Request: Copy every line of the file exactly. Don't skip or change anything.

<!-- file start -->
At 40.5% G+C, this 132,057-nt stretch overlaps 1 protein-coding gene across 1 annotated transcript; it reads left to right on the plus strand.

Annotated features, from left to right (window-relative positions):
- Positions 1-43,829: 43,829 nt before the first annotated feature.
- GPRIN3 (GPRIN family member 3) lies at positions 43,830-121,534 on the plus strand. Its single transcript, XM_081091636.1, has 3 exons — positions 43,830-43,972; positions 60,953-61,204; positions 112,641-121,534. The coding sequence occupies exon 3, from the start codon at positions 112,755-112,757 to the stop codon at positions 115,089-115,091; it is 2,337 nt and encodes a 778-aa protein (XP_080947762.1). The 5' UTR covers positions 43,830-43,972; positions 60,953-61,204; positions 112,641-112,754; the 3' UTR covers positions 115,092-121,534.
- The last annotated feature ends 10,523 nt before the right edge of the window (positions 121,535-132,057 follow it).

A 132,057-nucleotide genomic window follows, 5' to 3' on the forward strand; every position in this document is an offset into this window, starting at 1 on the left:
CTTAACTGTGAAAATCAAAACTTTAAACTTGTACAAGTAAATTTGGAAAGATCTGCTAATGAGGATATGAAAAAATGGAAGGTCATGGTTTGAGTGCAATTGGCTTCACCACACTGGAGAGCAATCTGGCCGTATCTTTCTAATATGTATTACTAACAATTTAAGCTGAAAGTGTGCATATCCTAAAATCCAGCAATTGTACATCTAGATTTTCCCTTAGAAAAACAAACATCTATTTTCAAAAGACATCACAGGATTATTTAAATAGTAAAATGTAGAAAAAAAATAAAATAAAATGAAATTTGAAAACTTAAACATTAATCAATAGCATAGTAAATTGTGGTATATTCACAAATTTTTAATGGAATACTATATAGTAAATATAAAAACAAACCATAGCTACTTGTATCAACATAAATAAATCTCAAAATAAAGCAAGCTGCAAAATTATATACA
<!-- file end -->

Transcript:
At 40.5% G+C, this 132,057-nt stretch overlaps 1 protein-coding gene across 1 annotated transcript; it reads left to right on the plus strand.

Annotated features, from left to right (window-relative positions):
- Positions 1-43,829: 43,829 nt before the first annotated feature.
- GPRIN3 (GPRIN family member 3) lies at positions 43,830-121,534 on the plus strand. Its single transcript, XM_081091636.1, has 3 exons — positions 43,830-43,972; positions 60,953-61,204; positions 112,641-121,534. The coding sequence occupies exon 3, from the start codon at positions 112,755-112,757 to the stop codon at positions 115,089-115,091; it is 2,337 nt and encodes a 778-aa protein (XP_080947762.1). The 5' UTR covers positions 43,830-43,972; positions 60,953-61,204; positions 112,641-112,754; the 3' UTR covers positions 115,092-121,534.
- The last annotated feature ends 10,523 nt before the right edge of the window (positions 121,535-132,057 follow it).

A 132,057-nucleotide genomic window follows, 5' to 3' on the forward strand; every position in this document is an offset into this window, starting at 1 on the left:
CTTAACTGTGAAAATCAAAACTTTAAACTTGTACAAGTAAATTTGGAAAGATCTGCTAATGAGGATATGAAAAAATGGAAGGTCATGGTTTGAGTGCAATTGGCTTCACCACACTGGAGAGCAATCTGGCCGTATCTTTCTAATATGTATTACTAACAATTTAAGCTGAAAGTGTGCATATCCTAAAATCCAGCAATTGTACATCTAGATTTTCCCTTAGAAAAACAAACATCTATTTTCAAAAGACATCACAGGATTATTTAAATAGTAAAATGTAGAAAAAAAATAAAATAAAATGAAATTTGAAAACTTAAACATTAATCAATAGCATAGTAAATTGTGGTATATTCACAAATTTTTAATGGAATACTATATAGTAAATATAAAAACAAACCATAGCTACTTGTATCAACATAAATAAATCTCAAAATAAAGCAAGCTGCAAAATTATATACA